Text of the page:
What started as a group of about half a dozen North Douglas residents unhappy about the city’s zoning rules for future marijuana establishments has grown into a movement 100-people strong.
The group has captured the attention of city officials, but it’s too early to tell whether its call to reverse the Assembly’s zoning decision — allowing limited commercial marijuana cultivation in D1 and Rural Reserve zones — will be answered.
“I think what you’ve got here is an upwelling of voice that says we don’t want you to change the zoning that was put in place to protect the integrity of residential zones,” said Kaja Brix.
Brix is a member of the original group, and her organizing efforts have helped attract new supporters, but she was not alone.
On Feb. 21, Brix and several of her North Douglas neighbors started circulating a petition calling for the Assembly to amend the city’s Table of Permissible Uses, which dictates how people can use their property in each zone. Whether a homeowner wants to open a daycare business or, in this case, a marijuana farm, the desired use must be compatible with the TPU.
Back in November, the Assembly decided that it would allow limited commercial grow operations in D1 and Rural Reserve Zones so long as they are outside the urban service boundary.
The Nov. 9 decision allowed for small marijuana farms of less than 500 square feet — a little larger than a single-car garage — to operate in these zones, both of which also allow for residential use and contain neighborhoods. In order to operate, however, any such business would need a conditional use permit.
“Given our limited land base and our high land costs in Juneau, to make this possible allowing cultivation outside the urban service boundary is probably the wisest course,” said Assembly member Jesse Kiehl, who also chaired the city’s Marijuana Policy Committee, at the Assembly’s Nov. 9 meeting.
Kiehl wasn’t alone in his thinking, but he wasn’t unopposed either. Mayor Mary Becker, then just an Assembly member, moved to prohibit commercial grow operations from all D1 zones. Her motion failed with a 4–4 vote, and the matter fell out of the public eye until the first conditional use permit for a limited grow operation on North Douglas came up for public hearing last month.
“We agree that the residential use and the industrial use do not mix,” North Douglas resident Merry Ellefson told the Empire in a phone interview Monday afternoon. Brix and Fred Hiltner, another North Douglas resident who helped start the petition, were also on the line.
This was not the first time Ellefson, Brix and Hiltner have spoken out against allowing commercial cultivation in D1 zones. Along with a handful of others, they have testified at every Assembly and Planning Commission meeting since Feb. 8.
Thanks to their petition — which now has 100 signatures, spreading only by “word of email,” according to Ellefson — the group is throwing around a little more weight, enough to bring the zoning discussion back to the Assembly chambers.
Kiehl, chair of the Assembly Committee of the Whole, has put the issue on the agenda for the next Assembly work session set for March 14.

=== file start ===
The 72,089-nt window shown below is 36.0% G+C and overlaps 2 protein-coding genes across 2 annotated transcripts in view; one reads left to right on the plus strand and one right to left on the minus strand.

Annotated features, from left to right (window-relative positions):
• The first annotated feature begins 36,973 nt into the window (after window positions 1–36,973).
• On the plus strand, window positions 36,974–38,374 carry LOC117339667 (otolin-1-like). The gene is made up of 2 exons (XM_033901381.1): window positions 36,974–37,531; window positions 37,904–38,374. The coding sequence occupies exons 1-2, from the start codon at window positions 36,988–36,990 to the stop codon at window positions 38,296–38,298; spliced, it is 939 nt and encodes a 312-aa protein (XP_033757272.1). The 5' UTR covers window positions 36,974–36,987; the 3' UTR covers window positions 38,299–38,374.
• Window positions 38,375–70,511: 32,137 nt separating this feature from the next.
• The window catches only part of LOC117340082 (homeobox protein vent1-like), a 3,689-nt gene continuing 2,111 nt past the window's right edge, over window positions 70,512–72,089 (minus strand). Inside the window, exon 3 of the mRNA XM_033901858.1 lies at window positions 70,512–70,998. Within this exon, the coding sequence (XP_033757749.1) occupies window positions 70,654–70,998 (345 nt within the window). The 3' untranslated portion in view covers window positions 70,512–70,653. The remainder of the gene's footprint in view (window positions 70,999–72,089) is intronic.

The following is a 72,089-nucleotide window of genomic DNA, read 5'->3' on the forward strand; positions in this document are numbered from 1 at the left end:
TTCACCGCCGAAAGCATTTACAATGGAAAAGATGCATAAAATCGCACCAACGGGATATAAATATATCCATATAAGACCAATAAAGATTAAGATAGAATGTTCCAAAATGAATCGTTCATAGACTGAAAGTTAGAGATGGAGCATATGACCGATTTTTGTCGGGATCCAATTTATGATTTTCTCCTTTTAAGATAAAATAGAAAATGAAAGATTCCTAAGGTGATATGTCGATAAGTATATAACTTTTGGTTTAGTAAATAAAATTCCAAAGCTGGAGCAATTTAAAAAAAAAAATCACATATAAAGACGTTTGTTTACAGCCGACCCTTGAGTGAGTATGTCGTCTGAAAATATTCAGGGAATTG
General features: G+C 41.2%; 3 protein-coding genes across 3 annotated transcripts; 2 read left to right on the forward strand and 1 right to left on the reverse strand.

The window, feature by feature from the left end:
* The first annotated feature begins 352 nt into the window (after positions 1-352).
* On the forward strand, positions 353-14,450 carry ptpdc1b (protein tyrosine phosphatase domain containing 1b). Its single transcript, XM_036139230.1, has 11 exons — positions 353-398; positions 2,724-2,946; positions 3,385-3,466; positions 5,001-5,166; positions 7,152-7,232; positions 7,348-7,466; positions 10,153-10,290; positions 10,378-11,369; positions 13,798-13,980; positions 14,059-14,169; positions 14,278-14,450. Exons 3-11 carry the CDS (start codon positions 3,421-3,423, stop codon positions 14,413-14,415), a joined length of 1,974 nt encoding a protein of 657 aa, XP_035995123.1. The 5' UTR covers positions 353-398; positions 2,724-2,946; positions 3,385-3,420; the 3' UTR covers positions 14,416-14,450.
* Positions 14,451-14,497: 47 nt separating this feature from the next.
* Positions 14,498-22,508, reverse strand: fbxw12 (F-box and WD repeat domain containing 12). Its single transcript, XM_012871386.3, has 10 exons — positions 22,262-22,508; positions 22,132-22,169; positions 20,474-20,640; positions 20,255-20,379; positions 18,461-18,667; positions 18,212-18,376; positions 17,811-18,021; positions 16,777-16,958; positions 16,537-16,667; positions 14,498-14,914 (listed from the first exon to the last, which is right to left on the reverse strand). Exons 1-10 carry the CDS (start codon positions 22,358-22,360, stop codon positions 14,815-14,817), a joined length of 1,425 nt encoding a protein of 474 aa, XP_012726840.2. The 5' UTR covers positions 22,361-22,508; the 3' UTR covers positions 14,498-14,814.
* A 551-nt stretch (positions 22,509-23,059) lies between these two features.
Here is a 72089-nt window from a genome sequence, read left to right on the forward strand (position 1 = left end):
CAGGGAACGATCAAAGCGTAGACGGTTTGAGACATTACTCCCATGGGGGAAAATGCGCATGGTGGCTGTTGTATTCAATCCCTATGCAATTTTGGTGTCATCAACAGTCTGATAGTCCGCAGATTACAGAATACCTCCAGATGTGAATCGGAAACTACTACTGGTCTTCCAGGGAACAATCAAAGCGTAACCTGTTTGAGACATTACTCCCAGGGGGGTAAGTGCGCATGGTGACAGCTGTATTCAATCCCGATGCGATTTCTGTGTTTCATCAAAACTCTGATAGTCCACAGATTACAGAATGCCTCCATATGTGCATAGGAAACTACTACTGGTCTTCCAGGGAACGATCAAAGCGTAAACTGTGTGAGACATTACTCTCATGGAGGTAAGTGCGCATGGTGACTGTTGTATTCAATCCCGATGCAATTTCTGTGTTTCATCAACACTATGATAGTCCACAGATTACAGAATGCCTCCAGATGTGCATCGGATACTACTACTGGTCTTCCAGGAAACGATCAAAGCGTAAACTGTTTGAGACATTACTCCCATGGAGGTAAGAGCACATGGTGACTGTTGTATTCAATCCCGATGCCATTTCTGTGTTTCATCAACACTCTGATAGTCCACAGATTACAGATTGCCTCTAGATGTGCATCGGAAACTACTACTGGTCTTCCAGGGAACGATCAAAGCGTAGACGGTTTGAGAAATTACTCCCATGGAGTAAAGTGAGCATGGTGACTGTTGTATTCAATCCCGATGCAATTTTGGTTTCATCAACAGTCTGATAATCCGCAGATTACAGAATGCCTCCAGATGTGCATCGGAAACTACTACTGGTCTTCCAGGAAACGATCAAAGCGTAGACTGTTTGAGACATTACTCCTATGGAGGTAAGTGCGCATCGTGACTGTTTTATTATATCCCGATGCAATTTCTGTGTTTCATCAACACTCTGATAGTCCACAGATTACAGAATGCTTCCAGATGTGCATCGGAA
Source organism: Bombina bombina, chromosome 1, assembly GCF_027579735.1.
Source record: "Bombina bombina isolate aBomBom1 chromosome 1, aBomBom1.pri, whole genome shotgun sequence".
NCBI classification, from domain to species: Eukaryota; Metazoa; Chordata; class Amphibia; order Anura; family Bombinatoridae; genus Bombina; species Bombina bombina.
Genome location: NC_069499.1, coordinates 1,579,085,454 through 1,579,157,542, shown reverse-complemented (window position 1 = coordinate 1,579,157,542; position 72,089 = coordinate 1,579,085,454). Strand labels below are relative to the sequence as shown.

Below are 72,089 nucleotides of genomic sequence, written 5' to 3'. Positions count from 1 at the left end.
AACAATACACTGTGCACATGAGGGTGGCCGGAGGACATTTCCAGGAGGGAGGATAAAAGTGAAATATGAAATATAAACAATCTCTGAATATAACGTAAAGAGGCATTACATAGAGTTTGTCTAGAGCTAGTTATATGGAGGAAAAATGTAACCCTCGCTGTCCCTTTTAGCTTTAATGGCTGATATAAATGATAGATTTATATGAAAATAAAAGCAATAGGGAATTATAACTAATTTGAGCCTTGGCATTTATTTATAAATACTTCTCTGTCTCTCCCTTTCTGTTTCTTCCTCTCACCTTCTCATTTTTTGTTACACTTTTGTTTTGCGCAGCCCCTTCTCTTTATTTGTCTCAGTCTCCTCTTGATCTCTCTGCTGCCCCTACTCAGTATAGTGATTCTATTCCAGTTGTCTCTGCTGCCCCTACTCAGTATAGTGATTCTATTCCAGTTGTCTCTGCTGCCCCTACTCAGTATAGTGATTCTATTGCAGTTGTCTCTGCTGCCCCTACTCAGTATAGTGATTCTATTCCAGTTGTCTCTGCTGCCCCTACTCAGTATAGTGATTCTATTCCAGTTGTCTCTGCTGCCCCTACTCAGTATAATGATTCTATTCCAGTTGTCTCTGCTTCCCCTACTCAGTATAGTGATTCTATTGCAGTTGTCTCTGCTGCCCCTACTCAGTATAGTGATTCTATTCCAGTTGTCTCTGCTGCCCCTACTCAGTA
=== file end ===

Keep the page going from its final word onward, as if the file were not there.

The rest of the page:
“I don’t think it’s good government to shut down the discussion, so we’ll talk about it March 14,” Kiehl said via phone Monday, adding that he doesn’t know what will come of the discussion. “We have two new members of the Assembly who didn’t have the opportunity to participate in the first zoning decision, and we’ve had folks who, even though the Assembly held more public hearings than usual, didn’t know this was happening.”
Brix, Ellefson and Hiltner have already presented their petition to the Assembly, but they have since added a few new names to it, including Joe Orsi, who lives beyond the urban service boundary just past the Auke Recreation Area.
“My concern is that commercial cultivation of marijuana isn’t compatible with residential areas, even though they’re low-density residential areas,” Orsi said in a phone interview Monday.
Orsi operates his business, an organic produce farm, out of his yard. He grows produce ranging “from apples to zucchinis” under a high-tunnel greenhouse a little larger 1,000 square feet. He then sells his crops to the Juneau Farmers’ Market.
But he is worried that if commercial marijuana cultivation is allowed in residential zones, like the one in which he lives, people might think that he is growing more than just produce in his greenhouse.
“I don’t like the idea of people looking for something that’s not there,” he said, explaining that his greenhouse could make him the target of people looking for marijuana.
Orsi is not the only person from outside of North Douglas to sign the petition. Only 14 of the 100 signatures on the petition are North Douglas residents. However, about 60 of the signatures come from people living outside the urban service boundary. The petition represents 73 different households. Anybody looking to sign the petition can do so by sending an email to JuneauD1petition@gmail.com.
“Sometimes in the last moment, the best ideas come forward, and the more ideas the better,” Ellefson said.